The Role of Stably Committed and Uncommitted Cells in Establishing Tissues of the Somite
Somites are blocks of embryonic mesoderm tissue that give rise to skeletal muscle, cartilage, and other connective tissues. The development of different tissues within the somite is influenced by adjacent structures, in particular, the neural tube and notochord. Results of experiments performed in vivo and in vitro suggest that somites contain populations of cells stably programmed to undergo either skeletal myogenesis or chondrogenesis and a population uncommitted to either pathway. The fate of the uncommitted cells would depend on a transfer of information from the committed cells. Communication between committed and uncommitted cells is regulated by cell and tissue interactions that either activate or inhibit this process.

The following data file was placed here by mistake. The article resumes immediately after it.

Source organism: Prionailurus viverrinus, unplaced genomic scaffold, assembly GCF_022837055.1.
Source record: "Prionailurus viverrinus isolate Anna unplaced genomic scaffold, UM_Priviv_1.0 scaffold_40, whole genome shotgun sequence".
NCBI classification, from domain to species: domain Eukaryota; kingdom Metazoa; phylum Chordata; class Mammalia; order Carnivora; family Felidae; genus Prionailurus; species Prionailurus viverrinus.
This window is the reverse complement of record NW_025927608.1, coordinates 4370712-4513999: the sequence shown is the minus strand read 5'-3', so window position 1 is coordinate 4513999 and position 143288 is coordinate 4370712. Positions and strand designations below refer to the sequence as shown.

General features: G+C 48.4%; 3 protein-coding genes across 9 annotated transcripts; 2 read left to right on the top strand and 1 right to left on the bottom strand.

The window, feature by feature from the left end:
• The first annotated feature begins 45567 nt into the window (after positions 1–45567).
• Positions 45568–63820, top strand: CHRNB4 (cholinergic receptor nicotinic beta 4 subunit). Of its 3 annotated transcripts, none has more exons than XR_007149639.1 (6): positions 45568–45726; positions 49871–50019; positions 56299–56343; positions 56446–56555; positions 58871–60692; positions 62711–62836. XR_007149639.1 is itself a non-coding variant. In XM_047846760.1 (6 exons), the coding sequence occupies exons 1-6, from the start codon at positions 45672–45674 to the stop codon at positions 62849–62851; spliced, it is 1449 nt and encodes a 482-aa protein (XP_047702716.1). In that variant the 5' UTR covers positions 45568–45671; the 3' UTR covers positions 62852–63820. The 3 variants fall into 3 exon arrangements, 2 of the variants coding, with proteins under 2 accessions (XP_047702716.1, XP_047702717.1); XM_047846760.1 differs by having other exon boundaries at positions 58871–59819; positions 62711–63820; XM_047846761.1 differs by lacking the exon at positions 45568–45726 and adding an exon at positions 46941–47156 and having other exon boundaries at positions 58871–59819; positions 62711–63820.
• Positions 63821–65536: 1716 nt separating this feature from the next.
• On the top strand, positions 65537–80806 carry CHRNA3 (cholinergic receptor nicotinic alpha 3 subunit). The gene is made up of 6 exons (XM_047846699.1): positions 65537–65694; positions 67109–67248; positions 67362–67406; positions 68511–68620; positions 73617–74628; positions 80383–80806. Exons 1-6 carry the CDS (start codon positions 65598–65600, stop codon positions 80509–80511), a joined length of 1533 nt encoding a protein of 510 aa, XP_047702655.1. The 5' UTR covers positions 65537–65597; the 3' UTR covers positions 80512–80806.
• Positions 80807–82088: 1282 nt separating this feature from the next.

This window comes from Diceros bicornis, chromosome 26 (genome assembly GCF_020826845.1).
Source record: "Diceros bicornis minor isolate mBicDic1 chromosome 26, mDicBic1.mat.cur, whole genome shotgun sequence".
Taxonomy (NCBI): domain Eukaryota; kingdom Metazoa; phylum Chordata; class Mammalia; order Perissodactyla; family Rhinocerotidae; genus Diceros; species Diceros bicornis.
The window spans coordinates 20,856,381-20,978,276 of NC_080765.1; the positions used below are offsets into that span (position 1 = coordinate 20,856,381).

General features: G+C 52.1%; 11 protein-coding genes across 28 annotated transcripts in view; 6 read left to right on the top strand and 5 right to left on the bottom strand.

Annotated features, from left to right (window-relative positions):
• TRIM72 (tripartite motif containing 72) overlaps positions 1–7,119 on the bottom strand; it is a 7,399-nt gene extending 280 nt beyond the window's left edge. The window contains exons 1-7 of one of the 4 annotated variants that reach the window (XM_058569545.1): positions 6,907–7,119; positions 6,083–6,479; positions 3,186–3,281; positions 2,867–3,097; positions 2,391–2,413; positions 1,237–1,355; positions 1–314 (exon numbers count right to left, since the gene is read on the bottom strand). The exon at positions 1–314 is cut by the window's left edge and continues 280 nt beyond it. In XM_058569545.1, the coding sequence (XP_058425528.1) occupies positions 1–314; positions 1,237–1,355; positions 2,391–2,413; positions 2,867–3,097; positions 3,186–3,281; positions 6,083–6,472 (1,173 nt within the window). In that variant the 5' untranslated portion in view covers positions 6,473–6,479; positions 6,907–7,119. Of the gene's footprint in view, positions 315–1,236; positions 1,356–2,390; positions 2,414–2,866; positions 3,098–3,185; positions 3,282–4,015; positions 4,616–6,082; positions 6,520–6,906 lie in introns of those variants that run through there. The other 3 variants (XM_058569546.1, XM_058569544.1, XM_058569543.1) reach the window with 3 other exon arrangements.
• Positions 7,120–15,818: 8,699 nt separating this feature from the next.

Annals of the New York Academy of Sciences
George-Weinstein, Mindy; Gerhart, Jacquelyn; Mattiacci-Paessler, Michele; Simak, Eileen; Blitz, Jennifer; Reed, Rebecca; and Knudsen, Karen, "The Role of Stably Committed and Uncommitted Cells in Establishing Tissues of the Somite" (1998). PCOM Scholarly Papers. 1776.
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